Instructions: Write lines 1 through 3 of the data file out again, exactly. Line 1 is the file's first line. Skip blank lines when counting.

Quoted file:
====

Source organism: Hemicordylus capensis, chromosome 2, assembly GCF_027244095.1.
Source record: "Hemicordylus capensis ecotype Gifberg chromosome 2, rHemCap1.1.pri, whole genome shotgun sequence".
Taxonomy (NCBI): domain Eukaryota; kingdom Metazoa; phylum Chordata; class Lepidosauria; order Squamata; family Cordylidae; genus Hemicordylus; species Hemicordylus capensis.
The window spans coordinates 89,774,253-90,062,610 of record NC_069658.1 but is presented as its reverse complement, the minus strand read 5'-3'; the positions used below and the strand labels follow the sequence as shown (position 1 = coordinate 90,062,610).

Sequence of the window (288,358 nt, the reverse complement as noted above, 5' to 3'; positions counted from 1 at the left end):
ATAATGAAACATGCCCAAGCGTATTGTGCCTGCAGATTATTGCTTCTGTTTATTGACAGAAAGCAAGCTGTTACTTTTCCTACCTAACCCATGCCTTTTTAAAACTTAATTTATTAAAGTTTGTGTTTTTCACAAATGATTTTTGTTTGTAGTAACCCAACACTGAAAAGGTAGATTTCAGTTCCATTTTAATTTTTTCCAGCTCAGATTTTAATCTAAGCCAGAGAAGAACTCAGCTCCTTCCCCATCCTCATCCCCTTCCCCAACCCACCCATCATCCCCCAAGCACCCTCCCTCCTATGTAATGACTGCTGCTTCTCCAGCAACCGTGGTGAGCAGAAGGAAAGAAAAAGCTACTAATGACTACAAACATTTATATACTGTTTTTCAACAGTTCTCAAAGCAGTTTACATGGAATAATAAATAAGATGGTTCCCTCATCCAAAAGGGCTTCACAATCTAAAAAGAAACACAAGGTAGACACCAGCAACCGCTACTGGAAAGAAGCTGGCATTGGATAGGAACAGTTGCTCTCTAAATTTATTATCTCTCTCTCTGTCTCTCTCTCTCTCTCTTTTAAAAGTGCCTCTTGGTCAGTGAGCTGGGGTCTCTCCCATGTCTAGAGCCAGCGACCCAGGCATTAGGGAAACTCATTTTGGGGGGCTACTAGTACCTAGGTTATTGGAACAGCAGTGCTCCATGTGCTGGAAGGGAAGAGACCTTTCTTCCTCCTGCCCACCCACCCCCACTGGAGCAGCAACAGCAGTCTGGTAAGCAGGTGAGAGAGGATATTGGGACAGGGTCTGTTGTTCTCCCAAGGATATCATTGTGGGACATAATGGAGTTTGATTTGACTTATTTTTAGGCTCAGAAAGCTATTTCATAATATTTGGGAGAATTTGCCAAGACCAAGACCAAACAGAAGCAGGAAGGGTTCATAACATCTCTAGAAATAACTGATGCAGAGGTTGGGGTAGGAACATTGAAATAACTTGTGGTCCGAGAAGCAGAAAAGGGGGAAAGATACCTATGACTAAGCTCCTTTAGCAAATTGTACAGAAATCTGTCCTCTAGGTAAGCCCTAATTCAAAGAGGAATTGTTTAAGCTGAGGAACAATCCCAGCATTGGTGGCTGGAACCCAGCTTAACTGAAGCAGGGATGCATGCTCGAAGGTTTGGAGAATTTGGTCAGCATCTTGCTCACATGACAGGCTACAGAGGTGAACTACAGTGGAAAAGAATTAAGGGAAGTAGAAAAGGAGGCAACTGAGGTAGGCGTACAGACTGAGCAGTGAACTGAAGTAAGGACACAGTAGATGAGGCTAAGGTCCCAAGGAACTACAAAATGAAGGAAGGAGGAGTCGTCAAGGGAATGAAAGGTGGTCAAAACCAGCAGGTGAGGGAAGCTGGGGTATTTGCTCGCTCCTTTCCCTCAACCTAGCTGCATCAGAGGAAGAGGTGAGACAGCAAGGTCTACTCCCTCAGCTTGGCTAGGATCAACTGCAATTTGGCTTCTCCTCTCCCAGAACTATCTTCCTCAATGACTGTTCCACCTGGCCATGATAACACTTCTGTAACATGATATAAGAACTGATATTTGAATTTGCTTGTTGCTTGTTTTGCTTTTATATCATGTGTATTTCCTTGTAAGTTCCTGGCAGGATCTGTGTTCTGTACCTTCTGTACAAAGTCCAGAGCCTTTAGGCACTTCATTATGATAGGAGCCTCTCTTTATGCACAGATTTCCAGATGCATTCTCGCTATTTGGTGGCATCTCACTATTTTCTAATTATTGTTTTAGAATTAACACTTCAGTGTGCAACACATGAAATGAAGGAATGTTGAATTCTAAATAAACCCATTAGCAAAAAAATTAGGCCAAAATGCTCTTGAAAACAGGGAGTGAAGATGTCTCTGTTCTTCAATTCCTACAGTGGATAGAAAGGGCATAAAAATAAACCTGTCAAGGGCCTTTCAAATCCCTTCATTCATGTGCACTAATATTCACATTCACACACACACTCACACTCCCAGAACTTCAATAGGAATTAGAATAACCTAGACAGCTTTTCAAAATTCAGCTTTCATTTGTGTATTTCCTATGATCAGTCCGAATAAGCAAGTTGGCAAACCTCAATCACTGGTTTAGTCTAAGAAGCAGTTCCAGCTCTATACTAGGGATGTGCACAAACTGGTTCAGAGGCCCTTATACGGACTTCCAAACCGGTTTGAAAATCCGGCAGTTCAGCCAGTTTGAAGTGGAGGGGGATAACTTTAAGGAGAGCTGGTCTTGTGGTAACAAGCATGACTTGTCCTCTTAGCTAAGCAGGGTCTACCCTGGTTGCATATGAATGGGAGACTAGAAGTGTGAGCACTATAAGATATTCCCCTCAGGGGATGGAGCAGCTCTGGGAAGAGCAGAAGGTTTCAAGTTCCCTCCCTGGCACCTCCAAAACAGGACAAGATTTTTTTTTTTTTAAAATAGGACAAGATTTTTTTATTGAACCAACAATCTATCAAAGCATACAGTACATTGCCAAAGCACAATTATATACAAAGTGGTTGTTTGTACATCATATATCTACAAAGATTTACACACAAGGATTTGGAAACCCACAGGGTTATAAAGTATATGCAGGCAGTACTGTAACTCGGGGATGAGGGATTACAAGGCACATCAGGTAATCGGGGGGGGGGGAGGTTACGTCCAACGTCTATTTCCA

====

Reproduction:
Source organism: Hemicordylus capensis, chromosome 2, assembly GCF_027244095.1.
Source record: "Hemicordylus capensis ecotype Gifberg chromosome 2, rHemCap1.1.pri, whole genome shotgun sequence".
Taxonomy (NCBI): domain Eukaryota; kingdom Metazoa; phylum Chordata; class Lepidosauria; order Squamata; family Cordylidae; genus Hemicordylus; species Hemicordylus capensis.